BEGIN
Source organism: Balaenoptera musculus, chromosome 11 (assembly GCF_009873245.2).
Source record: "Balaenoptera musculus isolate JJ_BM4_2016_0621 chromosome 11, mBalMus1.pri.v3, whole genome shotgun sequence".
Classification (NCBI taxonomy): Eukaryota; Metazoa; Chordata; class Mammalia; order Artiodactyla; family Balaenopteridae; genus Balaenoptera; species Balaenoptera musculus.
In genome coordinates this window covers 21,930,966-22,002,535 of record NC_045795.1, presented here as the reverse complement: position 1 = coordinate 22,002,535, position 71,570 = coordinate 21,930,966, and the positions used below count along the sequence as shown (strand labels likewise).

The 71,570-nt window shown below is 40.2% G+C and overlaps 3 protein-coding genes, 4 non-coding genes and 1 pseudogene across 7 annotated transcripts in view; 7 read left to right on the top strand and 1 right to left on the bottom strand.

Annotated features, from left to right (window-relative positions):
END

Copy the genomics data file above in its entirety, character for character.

Source organism: Balaenoptera musculus, chromosome 11 (assembly GCF_009873245.2).
Source record: "Balaenoptera musculus isolate JJ_BM4_2016_0621 chromosome 11, mBalMus1.pri.v3, whole genome shotgun sequence".
Classification (NCBI taxonomy): Eukaryota; Metazoa; Chordata; class Mammalia; order Artiodactyla; family Balaenopteridae; genus Balaenoptera; species Balaenoptera musculus.
In genome coordinates this window covers 21,930,966-22,002,535 of record NC_045795.1, presented here as the reverse complement: position 1 = coordinate 22,002,535, position 71,570 = coordinate 21,930,966, and the positions used below count along the sequence as shown (strand labels likewise).

The 71,570-nt window shown below is 40.2% G+C and overlaps 3 protein-coding genes, 4 non-coding genes and 1 pseudogene across 7 annotated transcripts in view; 7 read left to right on the top strand and 1 right to left on the bottom strand.

Annotated features, from left to right (window-relative positions):